Entertainment Reporter and Mom Nancy O’Dell Talks Drive It Home Initiative

Did you know that more than half of teens say they want more time behind the wheel with their parent, and over two-thirds of parents wish they spent more time teaching their teen to drive? Entertainment reporter and mom, Nancy O’Dell joined me yesterday to discuss the Allstate Foundation and National Safety Council’s Drive It Home initiative to help ensure teens are safe and prepared when hitting the road!

Entertainment reporter and mom Nancy O'Dell shares driving tips for parents and teens! Image courtesy of Twitter.com/NancyODell

Entertainment reporter and mom Nancy O’Dell shares driving tips for parents and teens! Image courtesy of Twitter.com/NancyODell

 


 

 

Candace Rose: What is the Drive At Home initiative?

Nancy O’Dell: “Well, it’s this wonderful program that was started by the Allstate Foundation and the National Safety Council, and it’s a great resource for parents who have new teen drivers in their family, like me- I have a stepson, Tyler who is 17 years old and just got his permit. As you can imagine I’m very scared, my husband is very scared, Tyler is very scared. When you hear the statistics about car crashes being the number one killer of teens and knowing that that year after they get their license is the most dangerous time in their life because that’s when the crashes tend to happen. And you think these crashes are caused by them texting or being distracted by passengers in the car, but in reality it’s just caused by them not having experience. They’re caused by inexperience.

The Drive It Home program is encouraging parents to spend at least 30 minutes a week in the car with their kids because what they really need is the experience and to be able to have you there as a parent to help and guide them.

I don’t know if you remember this but it’s very scary when you first start driving. You don’t have the years of experience that we have had where we just take things for granted and do things intuitively. It’s all new to them and they need you there. The Allstate Foundation found out that more than half of the teens that they talked to wished they’d had more time in the car with their parents, this is something that teens want as well.”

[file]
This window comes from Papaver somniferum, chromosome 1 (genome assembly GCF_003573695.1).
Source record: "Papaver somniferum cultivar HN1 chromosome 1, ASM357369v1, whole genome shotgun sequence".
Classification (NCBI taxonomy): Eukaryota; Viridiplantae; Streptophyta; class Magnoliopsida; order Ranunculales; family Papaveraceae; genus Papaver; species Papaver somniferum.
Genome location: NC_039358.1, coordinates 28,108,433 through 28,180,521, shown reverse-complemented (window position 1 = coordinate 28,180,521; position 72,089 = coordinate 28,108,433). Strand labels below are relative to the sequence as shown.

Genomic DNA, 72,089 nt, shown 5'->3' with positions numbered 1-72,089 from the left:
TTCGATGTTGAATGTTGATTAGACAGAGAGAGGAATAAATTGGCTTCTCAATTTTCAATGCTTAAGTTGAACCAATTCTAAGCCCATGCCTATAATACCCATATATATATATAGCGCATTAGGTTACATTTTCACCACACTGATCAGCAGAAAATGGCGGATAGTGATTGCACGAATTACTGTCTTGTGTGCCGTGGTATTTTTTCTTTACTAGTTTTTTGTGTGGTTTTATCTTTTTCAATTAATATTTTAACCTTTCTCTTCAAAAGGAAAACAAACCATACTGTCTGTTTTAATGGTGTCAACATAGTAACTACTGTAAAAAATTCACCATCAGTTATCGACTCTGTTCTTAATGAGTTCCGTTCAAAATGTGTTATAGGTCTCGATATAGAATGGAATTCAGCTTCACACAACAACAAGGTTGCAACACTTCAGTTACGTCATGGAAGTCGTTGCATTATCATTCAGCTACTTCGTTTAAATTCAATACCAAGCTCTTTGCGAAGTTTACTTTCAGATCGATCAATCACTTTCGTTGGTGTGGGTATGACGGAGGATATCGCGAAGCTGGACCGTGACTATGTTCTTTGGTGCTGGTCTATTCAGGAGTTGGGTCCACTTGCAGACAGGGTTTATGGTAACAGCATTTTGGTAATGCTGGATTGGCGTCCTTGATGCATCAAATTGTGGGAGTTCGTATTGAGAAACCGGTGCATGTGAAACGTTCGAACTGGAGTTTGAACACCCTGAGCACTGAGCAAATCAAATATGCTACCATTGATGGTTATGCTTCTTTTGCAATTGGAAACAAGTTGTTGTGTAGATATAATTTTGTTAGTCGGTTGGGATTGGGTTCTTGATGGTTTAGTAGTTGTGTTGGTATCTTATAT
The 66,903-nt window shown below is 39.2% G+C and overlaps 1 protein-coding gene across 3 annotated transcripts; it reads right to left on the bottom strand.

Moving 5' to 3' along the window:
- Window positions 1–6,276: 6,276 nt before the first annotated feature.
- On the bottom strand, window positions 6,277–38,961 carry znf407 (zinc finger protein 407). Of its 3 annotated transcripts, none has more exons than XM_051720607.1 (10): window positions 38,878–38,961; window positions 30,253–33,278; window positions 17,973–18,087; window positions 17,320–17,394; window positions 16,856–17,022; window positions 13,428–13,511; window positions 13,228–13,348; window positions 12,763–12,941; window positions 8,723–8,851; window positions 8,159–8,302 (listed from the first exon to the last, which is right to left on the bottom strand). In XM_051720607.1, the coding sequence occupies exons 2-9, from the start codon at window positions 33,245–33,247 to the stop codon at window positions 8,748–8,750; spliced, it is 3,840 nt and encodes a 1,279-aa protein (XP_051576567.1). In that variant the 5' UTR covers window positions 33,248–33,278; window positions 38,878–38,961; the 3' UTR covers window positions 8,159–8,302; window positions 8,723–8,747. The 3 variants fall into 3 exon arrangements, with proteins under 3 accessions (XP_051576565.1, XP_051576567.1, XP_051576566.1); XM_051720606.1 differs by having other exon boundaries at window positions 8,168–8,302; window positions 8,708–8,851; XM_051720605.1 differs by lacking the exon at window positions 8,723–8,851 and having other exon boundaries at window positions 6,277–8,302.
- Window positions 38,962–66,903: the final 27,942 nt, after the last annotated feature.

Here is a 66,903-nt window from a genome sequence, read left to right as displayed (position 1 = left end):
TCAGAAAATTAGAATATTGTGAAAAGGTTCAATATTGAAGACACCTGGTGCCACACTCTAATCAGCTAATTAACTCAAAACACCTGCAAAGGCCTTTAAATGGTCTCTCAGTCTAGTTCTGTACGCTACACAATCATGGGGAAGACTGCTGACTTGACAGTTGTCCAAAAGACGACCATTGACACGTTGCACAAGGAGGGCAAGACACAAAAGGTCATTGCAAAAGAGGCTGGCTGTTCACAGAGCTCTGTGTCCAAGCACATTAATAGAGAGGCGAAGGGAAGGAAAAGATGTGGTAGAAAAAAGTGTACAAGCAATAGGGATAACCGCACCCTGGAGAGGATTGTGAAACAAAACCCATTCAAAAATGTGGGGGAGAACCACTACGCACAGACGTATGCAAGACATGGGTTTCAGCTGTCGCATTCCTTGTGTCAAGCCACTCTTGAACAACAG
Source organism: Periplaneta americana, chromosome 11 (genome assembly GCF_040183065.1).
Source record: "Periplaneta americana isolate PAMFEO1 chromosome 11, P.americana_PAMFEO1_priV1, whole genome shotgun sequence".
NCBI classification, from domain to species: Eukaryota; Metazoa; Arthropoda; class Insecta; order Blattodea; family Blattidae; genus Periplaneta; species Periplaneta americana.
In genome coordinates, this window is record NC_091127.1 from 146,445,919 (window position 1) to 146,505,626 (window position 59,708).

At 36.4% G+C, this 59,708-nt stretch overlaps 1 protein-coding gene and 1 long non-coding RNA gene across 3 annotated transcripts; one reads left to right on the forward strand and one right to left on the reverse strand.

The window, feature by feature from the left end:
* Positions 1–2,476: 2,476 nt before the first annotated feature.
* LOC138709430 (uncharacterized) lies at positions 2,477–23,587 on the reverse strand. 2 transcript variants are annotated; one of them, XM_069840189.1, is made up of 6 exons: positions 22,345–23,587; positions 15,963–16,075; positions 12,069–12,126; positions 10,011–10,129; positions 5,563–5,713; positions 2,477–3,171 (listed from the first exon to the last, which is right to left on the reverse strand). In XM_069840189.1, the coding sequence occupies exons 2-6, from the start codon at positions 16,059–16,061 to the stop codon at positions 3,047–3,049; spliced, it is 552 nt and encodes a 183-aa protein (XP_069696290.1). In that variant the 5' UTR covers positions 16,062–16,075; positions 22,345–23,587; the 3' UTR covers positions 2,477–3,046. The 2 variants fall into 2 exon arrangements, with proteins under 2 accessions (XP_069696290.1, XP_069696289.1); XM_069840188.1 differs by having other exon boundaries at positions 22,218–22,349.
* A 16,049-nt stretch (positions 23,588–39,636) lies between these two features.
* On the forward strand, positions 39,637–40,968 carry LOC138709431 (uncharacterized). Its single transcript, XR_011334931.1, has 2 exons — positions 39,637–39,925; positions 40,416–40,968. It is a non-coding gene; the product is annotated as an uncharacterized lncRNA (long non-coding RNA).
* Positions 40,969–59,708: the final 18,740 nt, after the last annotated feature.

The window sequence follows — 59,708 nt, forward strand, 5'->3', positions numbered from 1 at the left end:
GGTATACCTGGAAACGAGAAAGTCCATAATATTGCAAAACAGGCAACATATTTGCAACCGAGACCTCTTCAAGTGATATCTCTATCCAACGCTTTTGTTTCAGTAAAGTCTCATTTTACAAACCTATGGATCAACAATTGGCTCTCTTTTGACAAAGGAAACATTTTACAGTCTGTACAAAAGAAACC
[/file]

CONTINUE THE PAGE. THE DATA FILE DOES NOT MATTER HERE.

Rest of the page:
Candace Rose: What has your experience been like teaching your teen to drive?

Nancy O’Dell: “It’s interesting! It’s when you’re in the car and you realize that they don’t know the simple things that we take for granted. For example, I was in the car with Tyler and he was changing lanes and he didn’t look in his rear view mirror as he was changing lanes. And you realize that this is just because he doesn’t have the experience and he didn’t know when he was trying to stop at a stop sign – he didn’t know when to start braking. He was actually just rolling through the stop sign, which could have led to a crash until we discussed it. And because he was getting the experience with me he was getting more experience on the road to be able to know when to start braking and it was starting to feel more natural for him.

Also one of the things that we do- one day it started raining and we took that as an opportunity because of the advice given on the DriveItHome.org website, and they said when it starts raining you naturally might go I have a new driver, I’m not going to take them out in the rain. But you need to take that opportunity when it rains to get in the car with your new driver and drive with them because you want those first times with you in the car or to be with an experienced driver in the car and not with them being alone. You don’t want them to be out and about alone when it rains for the first time and they have to drive themselves home with no experience driving in the rain before. So it’s those high risk situations that DriveItHome.org talks about and makes you think about and things like that to get you through these first months of brand new driver.”

Candace Rose: Absolutely. Are there any other things that parents can do to ensure that their kids become better drivers?

Nancy O’Dell: “There are so many things that are listed on the DriveItHome.org website, but there’s also a contract that you can print out that’s also an agreement between the teen and the parent. Tyler and I did it, and the teen just promises not to drive in the rain until they have a certain amount of experience with a parent, not to drive with passengers in the backseat that can distract them until they have a certain amount of experience. There’s also videos on the website that the teens can watch. These are all things that can make the teen a better driver, and the biggest thing that’s going to make them a better driver is that experience with you in the car with them. You don’t want them to get that alone and Allstate Foundation found out that two things of parents wish that they spent more time driving with their kids in high risk situations. The parent and the teen both want it, the statistics show it, so just getting out there and doing it and giving them that experience.”

 

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